Standard Wireline Data Processing



Science operator: Texas A&M University

Hole: U1507B

Expedition: 371

Location: Tasman Frontier (Tasman Sea)

Latitude: 26° 29.3158' S

Longitude: 166° 31.7155' E

Logging date: August 17, 2017

Sea floor depth (driller's): 3579.3 m DRF

Sea floor depth (logger's): 3579.3 m WRF

Total penetration: 4443.7 m DRF (864.4 m DSF)

Total core recovered: 375.59 m (77.4 % of cored section)

Oldest sediment recovered: Eocene

Lithology: Light greenish-gray bioturbated clayey nannofossil chalk







The logging data were recorded by Schlumberger in DLIS format. Data were processed at the Borehole Research Group of the Lamont-Doherty Earth Observatory in August 2017.


Logging Runs



Tool string
Top depth (m WMSF)

Bottom depth (m WMSF)

Pipe (m WMSF)

Caliper closed. Invalid HLDS.
Reference run.


The tool string, consisting of MSS/HRLA/DSI/HLDS/HNGS/EDTC-B tools was lowered to total depth without incident. It acquired a downlog of very good quality, indicating good hole conditions. A repeat pass was recorded from TD up to 4320 m WRF (743.7 m WSF), and then the tools were returned to TD for the main pass.


The Active Heave Compensator (AHC) was switched on once the tools were a safe distance outside the pipe, although the heave at that time was only about 0.3 m peak-to-peak. Throughout the course of the run, the heave did go as high as 1.2 m peak-to-peak, so the AHC was a prudent measure.




Depth match and depth shift to sea floor. The logs were first depth-matched to the reference run (MSS/HRLA/DSI/HLDS/HNGS/EDTC-B main pass) and then depth-shifted to the sea floor (-3579.3 m). The sea floor was not clearly visible on the GR log due to a very low GR signature in the upper part of the hole, so the driller’s sea floor depth was used to depth shift the logging data.


Depth matching is typically done in the following way. One log is chosen as reference (base) log (usually the total gamma ray log from the run with the greatest vertical extent and no sudden changes in cable speed), and then the features in the equivalent logs from the other runs are matched to it in turn. This matching is performed manually. The depth adjustments that were required to bring the match log in line with the base log are then applied to all the other logs from the same tool string.


Environmental corrections. The HNGS, HLDS, and HRLA data were corrected for hole size during the recording.


High-resolution data. Bulk density (HLDS) data were recorded at sampling rates of 2.54 and 5.08 cm, respectively, in addition to the standard sampling rate of 15.24 cm. The enhanced bulk density curve is the result of Schlumberger enhanced processing technique performed on the MAXIS system onboard. While in normal processing short-spacing data are smoothed to match the long-spacing one, in enhanced processing this is reversed. In a situation where there is good contact between the HLDS pad and the borehole wall (low-density correction) the results are improved, because the short spacing has better vertical resolution. Gamma ray data from the EDTC-B tool were recorded at sampling rates of 5.08 and 15.24 cm. The HRLA is also acquired every 5.08 cm; in the database it is resampled at 15.24 cm, for ease of comparison with the other logs.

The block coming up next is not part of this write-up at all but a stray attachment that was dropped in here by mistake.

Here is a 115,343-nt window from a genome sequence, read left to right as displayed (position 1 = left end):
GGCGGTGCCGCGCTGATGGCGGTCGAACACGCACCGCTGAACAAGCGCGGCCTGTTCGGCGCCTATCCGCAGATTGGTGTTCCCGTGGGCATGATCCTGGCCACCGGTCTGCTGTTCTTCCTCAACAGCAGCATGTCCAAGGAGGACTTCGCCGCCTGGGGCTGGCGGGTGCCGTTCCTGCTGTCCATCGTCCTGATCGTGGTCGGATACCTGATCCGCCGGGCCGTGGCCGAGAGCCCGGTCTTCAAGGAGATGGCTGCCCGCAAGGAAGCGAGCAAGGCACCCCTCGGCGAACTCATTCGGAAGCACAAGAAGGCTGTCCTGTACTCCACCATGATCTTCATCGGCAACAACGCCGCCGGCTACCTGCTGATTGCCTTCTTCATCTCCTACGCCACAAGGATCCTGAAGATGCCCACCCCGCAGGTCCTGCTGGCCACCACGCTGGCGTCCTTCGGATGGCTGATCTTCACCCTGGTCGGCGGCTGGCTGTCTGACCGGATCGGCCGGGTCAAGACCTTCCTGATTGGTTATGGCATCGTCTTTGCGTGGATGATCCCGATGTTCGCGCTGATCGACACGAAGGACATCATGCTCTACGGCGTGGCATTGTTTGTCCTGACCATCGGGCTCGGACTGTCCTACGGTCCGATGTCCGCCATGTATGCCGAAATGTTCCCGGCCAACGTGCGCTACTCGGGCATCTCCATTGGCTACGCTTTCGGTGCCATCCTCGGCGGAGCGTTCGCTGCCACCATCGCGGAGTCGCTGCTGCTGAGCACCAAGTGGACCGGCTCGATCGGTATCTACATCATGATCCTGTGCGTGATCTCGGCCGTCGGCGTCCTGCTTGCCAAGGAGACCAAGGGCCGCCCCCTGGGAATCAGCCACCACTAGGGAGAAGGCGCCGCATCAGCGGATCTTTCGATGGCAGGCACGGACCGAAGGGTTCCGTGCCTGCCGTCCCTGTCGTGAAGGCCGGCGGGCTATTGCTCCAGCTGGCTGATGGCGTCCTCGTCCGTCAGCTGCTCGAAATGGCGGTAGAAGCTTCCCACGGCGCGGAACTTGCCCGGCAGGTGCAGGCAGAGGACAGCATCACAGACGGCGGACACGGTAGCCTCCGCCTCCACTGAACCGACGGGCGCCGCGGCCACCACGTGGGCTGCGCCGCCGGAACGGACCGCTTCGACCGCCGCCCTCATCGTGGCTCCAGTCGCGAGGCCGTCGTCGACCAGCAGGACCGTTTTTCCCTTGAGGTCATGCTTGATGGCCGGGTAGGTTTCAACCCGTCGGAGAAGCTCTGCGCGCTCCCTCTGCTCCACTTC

Acoustic data. The dipole shear sonic imager (DSI) was operated in the following modes: P&S monopole and upper and lower dipole for all three passes. The velocities were computed from the DTCO (compressional), DT1 and DT2 (shear) delay times. They are generally of good quality. Post-cruise processing is required to obtain accurate shear velocities from the cross dipole data.


Quality Control


The quality of the data is assessed by checking against reasonable values for the logged lithologies, by repeatability between different passes of the same tool, and by correspondence between logs affected by the same formation property (e.g. the resistivity log should show similar features to the sonic velocity log). The overall quality of the data from Hole U1507B is good.


Gamma ray logs recorded through the drill pipe should be used only qualitatively because of the attenuation of the incoming signal.


Hole diameter was recorded by the hydraulic caliper on the HLDS tool (LCAL). A wide (>12") and/or irregular borehole affects most recordings, particularly those that require eccentralization and a good contact with the borehole wall (HLDS). The “hard rock” portion of the hole at the bottom, approximately the lower 300 m of the hole, was of excellent quality and in gauge. Accordingly, the log data over this interval were excellent, most notably the sonic data. The softer ooze formation in the upper part of the hole was still good, on average, but several spots in the area above 233 m WMSF were found to be significantly under gauge (>12-15"). As a result, the density log readings above 233 m WMSF should be used with caution.


A null value of -999.25 may replace invalid log values.


Additional information about the drilling and logging operations can be found in the Operations and Downhole Measurements sections of the expedition report, Proceedings of the International Ocean Discovery Program, Expedition 371. For further questions about the logs, if the hole is still under moratorium please contact the staff scientist of the expedition.

After the moratorium period you may direct your questions to:


Cristina Broglia

Phone: 845-365-8343

Fax: 845-365-3182

E-mail: Cristina Broglia


Tanzhuo Liu

Phone: 845-365-8630

Fax: 845-365-3182

E-mail: Tanzhuo Liu